<No worries, Carrots. Not fired. Everything’s A-OK.>

She heaved a sigh of relief and texted back, <Good. What was the big deal then?>

A long pause followed. She was about to follow up when his response popped back. <Special assignment. Can’t go into details about it. Only something a talented fox like me can handle. ;)>

Judy stared and stared. Out loud she said, “What?”

“What ‘what’?” Wolford asked.

“He says Bogo gave him a special assignment.” She shook her head. “Not that Nick’s, you know… not a good cop or anything, but… again, what?”

“Maybe it’s a very special assignment,” Fangmeyer suggested. “Like, redoing all his case paperwork.”

The others snickered, but Judy didn’t reciprocate the levity.

“Come on, guys, this isn’t funny.”

“Oh, I know it’s not. You’ve seen his paperwork, Hopps. Yeesh! Just a glance will give you a full-on migraine.”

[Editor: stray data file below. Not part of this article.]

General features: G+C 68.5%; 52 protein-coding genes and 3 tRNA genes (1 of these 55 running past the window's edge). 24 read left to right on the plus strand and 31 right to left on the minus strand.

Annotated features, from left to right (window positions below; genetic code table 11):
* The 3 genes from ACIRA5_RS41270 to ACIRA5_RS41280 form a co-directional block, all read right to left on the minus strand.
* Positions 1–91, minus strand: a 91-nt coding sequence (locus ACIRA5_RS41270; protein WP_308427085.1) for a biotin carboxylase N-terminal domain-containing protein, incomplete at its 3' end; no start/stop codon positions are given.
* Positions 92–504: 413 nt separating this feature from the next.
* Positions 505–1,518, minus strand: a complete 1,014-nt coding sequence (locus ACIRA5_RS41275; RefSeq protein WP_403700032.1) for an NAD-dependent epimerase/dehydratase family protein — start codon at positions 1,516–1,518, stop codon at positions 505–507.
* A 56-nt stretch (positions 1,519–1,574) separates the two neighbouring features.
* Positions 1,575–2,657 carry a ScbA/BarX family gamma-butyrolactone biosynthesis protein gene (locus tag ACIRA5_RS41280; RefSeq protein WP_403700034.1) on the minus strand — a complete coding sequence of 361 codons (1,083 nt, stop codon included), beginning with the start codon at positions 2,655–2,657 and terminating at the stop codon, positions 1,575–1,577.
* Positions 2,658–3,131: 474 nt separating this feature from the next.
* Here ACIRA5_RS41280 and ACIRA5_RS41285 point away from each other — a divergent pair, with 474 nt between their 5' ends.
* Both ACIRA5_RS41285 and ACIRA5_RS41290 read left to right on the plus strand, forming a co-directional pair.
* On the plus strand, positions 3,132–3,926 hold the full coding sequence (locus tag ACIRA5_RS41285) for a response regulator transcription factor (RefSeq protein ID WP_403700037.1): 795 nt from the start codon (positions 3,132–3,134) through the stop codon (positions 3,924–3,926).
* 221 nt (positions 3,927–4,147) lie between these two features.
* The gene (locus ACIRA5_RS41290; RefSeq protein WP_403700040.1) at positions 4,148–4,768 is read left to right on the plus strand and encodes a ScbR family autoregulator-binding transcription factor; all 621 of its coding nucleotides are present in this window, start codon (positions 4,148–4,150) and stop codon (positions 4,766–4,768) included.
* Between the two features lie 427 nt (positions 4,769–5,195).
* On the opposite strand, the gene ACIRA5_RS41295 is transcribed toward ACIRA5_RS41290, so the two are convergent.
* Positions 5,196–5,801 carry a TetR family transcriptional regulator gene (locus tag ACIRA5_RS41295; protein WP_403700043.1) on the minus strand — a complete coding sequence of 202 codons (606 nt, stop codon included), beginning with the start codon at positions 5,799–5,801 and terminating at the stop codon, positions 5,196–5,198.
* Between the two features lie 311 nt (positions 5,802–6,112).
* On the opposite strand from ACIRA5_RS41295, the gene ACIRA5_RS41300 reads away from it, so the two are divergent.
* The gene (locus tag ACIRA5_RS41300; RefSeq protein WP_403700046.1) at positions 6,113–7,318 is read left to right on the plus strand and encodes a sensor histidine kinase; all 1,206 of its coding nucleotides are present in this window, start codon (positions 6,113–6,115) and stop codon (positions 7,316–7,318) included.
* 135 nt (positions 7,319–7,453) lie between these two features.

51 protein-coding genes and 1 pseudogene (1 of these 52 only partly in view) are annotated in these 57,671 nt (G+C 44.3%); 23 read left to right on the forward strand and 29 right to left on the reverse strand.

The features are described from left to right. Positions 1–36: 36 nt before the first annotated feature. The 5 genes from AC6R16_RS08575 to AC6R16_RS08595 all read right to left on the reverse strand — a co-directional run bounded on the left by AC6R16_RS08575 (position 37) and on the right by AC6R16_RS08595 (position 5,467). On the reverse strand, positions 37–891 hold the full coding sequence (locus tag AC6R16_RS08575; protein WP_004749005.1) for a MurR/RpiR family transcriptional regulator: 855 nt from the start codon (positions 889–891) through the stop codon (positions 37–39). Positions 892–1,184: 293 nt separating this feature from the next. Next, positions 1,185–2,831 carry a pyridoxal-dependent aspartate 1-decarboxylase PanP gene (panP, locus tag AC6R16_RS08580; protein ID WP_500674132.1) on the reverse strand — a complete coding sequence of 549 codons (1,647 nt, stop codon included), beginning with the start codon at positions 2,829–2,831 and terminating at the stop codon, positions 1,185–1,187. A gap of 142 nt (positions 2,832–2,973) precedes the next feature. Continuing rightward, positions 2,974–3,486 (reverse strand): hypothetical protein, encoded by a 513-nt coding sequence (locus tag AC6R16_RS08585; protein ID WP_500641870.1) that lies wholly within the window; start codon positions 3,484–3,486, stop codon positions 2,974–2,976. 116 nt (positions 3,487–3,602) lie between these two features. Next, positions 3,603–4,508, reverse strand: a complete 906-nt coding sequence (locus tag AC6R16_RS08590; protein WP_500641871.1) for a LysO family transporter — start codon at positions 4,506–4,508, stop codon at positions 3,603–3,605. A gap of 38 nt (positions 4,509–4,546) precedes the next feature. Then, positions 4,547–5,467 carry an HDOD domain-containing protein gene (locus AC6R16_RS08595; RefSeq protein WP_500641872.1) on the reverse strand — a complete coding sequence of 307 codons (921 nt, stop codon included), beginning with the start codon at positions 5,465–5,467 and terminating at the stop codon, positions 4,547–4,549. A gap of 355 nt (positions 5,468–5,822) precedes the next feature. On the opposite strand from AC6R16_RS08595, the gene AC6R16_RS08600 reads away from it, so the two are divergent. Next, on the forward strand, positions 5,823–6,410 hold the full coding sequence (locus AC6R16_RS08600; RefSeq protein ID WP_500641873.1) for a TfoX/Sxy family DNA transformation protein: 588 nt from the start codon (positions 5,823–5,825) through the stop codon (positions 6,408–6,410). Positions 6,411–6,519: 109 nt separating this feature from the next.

Judy’s frown turned to a scowl. His paperwork was perfect, and she would know, because she always spruced it up before turning their case files in. The others could chuckle it up, but the more she stood there and thought it over, the more it seemed like Bogo was setting Nick up for a fall. Maybe it was some kind of delayed retribution for Nick’s harmless little prank. The two had butted heads a few times already, she really couldn’t put it past the Chief to be a bit petty in retaliation.

Well, not if Judy Hopps had anything to do with it. 

Judy picked up her notepad and made a beeline for the door. “I’m going to go check out the—” She stopped as she noticed the others still sniggering at the thought of Nick stuck in the purgatory that was endless paperwork. “Never mind, you guys aren’t listening,” she mumbled to herself as she continued out the door.